Characterization of Soil Conditions for Wild Edible Plants’ Habitats in Semi-Arid Areas of Uganda

Wild edible plants are known to supplement farm crops in rural African households, especially during famine periods. In Uganda, conservation of such plants is at stake. Their habitats are continuously being degraded or converted to other land uses. Assessment of soils on agriculture land is common, but limited for wild edible plants’ habitats. A study was done to characterize and compare soil physical and chemical properties of wild edible plants’ habitats and farmers’ gardens for the purpose of assessing the potential for cultivation of the plants on the gardens. Soils 0-20 cm and 30-50 cm deep were randomly sampled from the rhizosphere of the selected plants and from gardens of farmers. Soil samples were analyzed using published standard procedures. Fisher’s test was used to compare the soil conditions of the wild edible plants’ habitats for homogeneity, Pearson’s correlation coefficient to find association between the plants occurrence and their habitats soil conditions, and ANOVA to establish differences between the soil properties of the wild edible plants’ habitats and farmers’ gardens. The soil physical and chemical conditions of the different habitats where the wild edible plants naturally grow were similar (p>0.05), highly associated with the plants’ occurrence(r>0.5) and significantly more fertile (p<0.05) than farmers’ gardens. On-farm establishment of the wild edible plants could require soil amendment.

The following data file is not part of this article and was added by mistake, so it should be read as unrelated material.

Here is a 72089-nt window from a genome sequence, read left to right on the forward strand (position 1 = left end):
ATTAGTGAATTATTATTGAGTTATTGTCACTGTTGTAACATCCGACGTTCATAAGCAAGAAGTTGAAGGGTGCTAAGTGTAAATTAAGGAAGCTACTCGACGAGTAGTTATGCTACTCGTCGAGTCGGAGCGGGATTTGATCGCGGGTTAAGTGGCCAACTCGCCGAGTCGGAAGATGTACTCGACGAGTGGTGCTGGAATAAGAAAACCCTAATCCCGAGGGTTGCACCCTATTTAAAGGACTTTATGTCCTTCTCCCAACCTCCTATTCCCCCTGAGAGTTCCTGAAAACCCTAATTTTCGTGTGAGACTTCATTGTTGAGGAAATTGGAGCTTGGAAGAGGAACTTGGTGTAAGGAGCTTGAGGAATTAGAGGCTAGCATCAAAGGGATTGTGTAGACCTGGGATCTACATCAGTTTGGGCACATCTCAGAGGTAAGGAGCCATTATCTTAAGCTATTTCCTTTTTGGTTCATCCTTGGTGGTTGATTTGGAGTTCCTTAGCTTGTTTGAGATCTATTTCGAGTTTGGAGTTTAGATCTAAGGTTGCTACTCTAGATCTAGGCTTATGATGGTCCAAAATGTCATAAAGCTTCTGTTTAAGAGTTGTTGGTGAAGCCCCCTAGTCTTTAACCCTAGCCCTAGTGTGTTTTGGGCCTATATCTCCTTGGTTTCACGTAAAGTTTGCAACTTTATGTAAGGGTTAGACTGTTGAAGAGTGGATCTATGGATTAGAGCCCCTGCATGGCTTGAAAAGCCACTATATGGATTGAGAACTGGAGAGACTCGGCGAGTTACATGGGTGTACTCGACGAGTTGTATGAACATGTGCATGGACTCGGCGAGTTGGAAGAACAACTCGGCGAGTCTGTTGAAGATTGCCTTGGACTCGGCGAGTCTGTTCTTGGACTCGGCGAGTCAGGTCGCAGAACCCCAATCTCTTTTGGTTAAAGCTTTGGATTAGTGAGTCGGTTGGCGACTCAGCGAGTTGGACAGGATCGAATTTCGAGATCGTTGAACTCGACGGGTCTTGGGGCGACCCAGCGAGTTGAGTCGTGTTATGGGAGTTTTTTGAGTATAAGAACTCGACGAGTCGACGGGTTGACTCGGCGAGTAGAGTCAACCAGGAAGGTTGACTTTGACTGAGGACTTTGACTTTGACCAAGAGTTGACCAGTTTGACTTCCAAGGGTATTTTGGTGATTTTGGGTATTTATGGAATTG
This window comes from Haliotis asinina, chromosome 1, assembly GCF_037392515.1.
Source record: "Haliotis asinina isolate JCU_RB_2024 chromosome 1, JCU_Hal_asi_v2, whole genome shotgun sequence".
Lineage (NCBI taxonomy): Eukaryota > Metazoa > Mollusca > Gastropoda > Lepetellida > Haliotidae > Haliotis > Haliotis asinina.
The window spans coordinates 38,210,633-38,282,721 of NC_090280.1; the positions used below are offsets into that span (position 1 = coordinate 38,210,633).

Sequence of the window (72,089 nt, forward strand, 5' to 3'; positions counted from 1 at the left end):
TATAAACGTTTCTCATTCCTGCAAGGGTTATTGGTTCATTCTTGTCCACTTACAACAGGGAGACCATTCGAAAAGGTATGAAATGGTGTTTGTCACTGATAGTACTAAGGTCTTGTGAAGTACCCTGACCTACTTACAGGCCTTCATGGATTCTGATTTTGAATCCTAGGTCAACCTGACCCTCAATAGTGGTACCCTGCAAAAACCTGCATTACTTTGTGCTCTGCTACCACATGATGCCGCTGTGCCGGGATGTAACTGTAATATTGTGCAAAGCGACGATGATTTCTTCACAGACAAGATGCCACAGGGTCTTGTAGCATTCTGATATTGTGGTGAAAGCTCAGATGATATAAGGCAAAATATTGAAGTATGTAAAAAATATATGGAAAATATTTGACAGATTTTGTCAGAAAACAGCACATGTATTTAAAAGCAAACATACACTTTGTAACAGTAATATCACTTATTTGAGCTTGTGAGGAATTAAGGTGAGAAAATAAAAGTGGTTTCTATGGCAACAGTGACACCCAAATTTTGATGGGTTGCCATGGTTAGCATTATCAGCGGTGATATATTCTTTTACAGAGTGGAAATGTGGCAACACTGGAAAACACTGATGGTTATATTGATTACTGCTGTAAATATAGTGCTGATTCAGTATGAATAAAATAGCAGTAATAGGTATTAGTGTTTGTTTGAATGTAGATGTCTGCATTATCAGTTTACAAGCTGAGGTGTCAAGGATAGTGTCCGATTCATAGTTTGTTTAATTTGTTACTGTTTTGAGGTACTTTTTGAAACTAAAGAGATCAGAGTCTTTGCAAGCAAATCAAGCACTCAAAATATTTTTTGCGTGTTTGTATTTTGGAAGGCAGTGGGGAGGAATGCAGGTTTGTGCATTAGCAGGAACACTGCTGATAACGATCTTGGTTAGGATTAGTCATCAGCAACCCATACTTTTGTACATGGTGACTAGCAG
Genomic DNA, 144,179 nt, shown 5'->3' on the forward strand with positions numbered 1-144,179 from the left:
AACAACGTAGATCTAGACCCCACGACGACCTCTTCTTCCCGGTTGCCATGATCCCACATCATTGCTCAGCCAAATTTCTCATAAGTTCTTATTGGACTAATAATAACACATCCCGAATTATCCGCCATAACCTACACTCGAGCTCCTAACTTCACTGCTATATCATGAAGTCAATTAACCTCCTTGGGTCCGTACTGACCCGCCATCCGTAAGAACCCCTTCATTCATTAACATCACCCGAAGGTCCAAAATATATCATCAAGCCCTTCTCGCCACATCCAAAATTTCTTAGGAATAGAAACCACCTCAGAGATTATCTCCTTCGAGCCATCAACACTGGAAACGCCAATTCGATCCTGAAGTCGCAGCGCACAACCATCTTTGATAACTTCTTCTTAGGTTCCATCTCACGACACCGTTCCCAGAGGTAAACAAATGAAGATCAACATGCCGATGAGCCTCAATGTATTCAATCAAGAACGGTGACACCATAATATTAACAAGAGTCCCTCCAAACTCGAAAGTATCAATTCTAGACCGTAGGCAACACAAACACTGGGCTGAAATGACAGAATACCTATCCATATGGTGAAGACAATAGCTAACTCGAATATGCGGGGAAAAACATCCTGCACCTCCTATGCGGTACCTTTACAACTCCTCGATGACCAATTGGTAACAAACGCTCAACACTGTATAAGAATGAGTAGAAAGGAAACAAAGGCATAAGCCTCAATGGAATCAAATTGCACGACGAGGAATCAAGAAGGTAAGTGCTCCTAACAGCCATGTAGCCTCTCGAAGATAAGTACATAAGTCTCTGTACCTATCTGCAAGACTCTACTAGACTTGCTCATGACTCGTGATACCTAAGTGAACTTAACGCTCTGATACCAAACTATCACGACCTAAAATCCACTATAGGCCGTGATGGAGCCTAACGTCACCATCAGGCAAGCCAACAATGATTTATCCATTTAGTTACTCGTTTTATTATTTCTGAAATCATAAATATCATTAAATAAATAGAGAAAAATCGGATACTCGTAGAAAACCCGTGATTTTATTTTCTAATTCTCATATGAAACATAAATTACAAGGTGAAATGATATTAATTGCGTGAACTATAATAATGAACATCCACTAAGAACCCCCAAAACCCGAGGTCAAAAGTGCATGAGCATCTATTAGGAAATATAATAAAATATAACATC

Conservation, Food Plants, Spontaneously Growing, On-Farm, Soil Properties
Kyakuwaire, M., Ochwoh, V., Kakudidi, E., & Tumuhairwe, J. (2015). Characterization of soil conditions for wild edible plants’ habitats in semi-arid areas of Uganda. IJAIR, 3(6), 2319-2323.